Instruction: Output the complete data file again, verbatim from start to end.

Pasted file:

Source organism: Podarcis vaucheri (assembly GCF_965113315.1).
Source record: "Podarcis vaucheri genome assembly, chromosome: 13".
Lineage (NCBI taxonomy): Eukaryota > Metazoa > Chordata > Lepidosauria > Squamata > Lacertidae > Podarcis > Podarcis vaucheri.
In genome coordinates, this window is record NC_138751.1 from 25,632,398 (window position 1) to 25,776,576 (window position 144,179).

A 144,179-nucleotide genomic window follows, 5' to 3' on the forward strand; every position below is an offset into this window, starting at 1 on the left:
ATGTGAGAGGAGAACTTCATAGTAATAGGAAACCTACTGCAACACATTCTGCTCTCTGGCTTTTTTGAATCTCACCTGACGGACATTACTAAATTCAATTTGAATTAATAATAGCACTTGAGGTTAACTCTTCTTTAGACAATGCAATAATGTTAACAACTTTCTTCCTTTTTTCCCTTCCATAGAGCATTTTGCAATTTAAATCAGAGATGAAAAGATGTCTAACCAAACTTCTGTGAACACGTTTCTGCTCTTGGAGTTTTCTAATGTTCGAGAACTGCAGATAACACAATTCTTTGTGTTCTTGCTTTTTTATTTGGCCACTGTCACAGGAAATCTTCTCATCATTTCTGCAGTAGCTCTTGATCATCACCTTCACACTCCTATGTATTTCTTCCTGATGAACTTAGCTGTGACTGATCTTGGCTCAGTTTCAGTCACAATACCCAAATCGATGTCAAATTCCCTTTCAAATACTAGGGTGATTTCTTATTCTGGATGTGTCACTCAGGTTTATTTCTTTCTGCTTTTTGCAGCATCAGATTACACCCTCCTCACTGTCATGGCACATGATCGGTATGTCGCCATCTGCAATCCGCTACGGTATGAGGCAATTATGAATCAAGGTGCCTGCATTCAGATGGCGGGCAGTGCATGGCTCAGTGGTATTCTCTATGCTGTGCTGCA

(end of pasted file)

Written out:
Source organism: Podarcis vaucheri (assembly GCF_965113315.1).
Source record: "Podarcis vaucheri genome assembly, chromosome: 13".
Lineage (NCBI taxonomy): Eukaryota > Metazoa > Chordata > Lepidosauria > Squamata > Lacertidae > Podarcis > Podarcis vaucheri.
In genome coordinates, this window is record NC_138751.1 from 25,632,398 (window position 1) to 25,776,576 (window position 144,179).

A 144,179-nucleotide genomic window follows, 5' to 3' on the forward strand; every position below is an offset into this window, starting at 1 on the left:
ATGTGAGAGGAGAACTTCATAGTAATAGGAAACCTACTGCAACACATTCTGCTCTCTGGCTTTTTTGAATCTCACCTGACGGACATTACTAAATTCAATTTGAATTAATAATAGCACTTGAGGTTAACTCTTCTTTAGACAATGCAATAATGTTAACAACTTTCTTCCTTTTTTCCCTTCCATAGAGCATTTTGCAATTTAAATCAGAGATGAAAAGATGTCTAACCAAACTTCTGTGAACACGTTTCTGCTCTTGGAGTTTTCTAATGTTCGAGAACTGCAGATAACACAATTCTTTGTGTTCTTGCTTTTTTATTTGGCCACTGTCACAGGAAATCTTCTCATCATTTCTGCAGTAGCTCTTGATCATCACCTTCACACTCCTATGTATTTCTTCCTGATGAACTTAGCTGTGACTGATCTTGGCTCAGTTTCAGTCACAATACCCAAATCGATGTCAAATTCCCTTTCAAATACTAGGGTGATTTCTTATTCTGGATGTGTCACTCAGGTTTATTTCTTTCTGCTTTTTGCAGCATCAGATTACACCCTCCTCACTGTCATGGCACATGATCGGTATGTCGCCATCTGCAATCCGCTACGGTATGAGGCAATTATGAATCAAGGTGCCTGCATTCAGATGGCGGGCAGTGCATGGCTCAGTGGTATTCTCTATGCTGTGCTGCA